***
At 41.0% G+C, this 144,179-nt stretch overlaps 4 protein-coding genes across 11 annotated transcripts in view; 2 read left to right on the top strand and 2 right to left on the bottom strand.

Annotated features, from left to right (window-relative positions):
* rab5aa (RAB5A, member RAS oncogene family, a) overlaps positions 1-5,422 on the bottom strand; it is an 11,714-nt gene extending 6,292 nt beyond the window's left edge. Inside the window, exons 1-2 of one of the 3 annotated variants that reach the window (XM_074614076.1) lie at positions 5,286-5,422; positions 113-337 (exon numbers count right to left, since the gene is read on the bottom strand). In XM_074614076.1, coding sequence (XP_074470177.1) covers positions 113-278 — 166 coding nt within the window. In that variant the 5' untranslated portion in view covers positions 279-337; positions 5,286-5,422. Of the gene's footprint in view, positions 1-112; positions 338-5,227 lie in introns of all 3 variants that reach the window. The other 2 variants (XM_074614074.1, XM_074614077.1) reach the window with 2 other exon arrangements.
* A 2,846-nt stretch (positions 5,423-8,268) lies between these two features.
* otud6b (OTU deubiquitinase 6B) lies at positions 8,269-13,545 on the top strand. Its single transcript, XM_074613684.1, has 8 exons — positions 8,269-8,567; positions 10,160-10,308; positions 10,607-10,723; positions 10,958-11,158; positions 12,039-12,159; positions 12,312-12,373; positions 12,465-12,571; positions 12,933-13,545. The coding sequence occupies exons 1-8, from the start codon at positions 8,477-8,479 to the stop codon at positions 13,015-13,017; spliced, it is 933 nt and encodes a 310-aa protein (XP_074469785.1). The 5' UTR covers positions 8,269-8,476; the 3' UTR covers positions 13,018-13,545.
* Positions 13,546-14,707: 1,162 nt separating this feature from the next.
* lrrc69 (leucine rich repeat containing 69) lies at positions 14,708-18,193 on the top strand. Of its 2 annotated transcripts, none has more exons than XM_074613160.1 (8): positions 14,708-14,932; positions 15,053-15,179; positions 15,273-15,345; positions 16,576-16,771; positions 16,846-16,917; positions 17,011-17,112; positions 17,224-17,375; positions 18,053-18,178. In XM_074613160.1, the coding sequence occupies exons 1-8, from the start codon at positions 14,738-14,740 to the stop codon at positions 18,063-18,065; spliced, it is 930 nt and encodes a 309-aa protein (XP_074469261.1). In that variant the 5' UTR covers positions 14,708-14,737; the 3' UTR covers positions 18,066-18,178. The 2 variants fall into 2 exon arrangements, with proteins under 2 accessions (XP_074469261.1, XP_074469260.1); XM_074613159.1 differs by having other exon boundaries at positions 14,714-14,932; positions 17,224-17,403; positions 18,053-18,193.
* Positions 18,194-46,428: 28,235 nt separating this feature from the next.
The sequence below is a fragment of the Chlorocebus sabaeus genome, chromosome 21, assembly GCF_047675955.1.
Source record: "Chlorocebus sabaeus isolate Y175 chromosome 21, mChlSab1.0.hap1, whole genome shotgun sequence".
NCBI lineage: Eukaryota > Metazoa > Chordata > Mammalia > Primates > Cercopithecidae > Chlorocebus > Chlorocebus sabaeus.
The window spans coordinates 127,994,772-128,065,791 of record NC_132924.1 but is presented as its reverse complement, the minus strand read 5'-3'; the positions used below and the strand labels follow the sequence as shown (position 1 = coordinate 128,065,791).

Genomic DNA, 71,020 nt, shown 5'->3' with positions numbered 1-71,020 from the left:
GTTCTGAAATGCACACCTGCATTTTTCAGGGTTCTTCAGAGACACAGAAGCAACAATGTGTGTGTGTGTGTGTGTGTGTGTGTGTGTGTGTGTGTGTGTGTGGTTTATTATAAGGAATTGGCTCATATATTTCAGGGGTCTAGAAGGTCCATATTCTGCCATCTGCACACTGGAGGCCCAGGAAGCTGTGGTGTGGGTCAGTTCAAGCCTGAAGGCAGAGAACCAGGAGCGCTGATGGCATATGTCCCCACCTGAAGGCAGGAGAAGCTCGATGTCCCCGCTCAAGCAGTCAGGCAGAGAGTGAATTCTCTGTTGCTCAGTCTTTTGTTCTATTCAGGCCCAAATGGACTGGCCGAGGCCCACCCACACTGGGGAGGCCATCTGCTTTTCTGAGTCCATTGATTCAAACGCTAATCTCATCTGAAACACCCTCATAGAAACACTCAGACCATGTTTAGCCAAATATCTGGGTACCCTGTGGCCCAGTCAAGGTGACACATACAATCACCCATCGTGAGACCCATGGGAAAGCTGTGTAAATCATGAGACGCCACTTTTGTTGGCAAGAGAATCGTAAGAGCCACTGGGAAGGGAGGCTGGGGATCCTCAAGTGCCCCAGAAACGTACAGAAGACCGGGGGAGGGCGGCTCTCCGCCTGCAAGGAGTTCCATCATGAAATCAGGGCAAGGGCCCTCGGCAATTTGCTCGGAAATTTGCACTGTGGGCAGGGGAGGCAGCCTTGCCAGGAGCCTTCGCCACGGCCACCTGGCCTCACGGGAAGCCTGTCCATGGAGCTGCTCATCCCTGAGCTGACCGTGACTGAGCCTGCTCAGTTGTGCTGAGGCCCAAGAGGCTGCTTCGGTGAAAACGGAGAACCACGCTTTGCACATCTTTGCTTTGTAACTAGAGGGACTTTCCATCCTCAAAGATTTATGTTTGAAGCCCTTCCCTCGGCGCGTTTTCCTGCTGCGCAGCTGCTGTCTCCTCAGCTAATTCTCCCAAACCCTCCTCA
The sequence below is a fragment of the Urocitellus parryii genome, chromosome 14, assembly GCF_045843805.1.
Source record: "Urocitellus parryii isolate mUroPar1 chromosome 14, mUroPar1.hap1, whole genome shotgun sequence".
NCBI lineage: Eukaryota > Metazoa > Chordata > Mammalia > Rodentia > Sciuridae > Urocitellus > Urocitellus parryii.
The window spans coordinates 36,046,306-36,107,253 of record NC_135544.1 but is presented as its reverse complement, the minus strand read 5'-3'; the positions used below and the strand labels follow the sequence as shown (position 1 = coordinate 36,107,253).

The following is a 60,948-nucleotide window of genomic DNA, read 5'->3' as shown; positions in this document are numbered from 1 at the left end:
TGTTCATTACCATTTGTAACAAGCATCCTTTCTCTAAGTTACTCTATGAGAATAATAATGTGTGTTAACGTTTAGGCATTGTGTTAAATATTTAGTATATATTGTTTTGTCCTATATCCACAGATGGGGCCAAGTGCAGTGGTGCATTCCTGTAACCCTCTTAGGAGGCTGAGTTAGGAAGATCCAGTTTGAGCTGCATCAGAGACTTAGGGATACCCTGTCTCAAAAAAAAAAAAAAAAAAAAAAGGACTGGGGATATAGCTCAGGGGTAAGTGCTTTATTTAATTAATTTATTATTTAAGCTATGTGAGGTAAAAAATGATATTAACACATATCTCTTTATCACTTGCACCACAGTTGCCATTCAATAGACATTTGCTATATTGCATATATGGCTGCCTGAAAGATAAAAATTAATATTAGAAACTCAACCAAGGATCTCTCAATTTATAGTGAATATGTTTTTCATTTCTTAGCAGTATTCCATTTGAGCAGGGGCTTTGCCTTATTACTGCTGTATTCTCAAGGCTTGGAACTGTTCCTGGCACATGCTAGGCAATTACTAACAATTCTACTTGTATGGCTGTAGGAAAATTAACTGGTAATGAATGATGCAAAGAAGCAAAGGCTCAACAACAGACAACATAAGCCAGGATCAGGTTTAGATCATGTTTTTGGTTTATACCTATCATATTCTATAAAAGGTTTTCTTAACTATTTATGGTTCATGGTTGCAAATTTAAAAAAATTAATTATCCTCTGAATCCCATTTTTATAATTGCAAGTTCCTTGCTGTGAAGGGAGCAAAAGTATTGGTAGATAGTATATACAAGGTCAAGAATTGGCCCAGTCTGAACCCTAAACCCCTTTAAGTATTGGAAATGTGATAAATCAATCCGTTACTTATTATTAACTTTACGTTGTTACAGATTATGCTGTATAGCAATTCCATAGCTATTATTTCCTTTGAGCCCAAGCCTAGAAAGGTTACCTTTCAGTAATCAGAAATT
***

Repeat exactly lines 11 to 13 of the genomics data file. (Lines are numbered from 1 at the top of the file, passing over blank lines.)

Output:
NCBI lineage: Eukaryota > Metazoa > Chordata > Mammalia > Primates > Cercopithecidae > Chlorocebus > Chlorocebus sabaeus.
The window spans coordinates 127,994,772-128,065,791 of record NC_132924.1 but is presented as its reverse complement, the minus strand read 5'-3'; the positions used below and the strand labels follow the sequence as shown (position 1 = coordinate 128,065,791).

Genomic DNA, 71,020 nt, shown 5'->3' with positions numbered 1-71,020 from the left: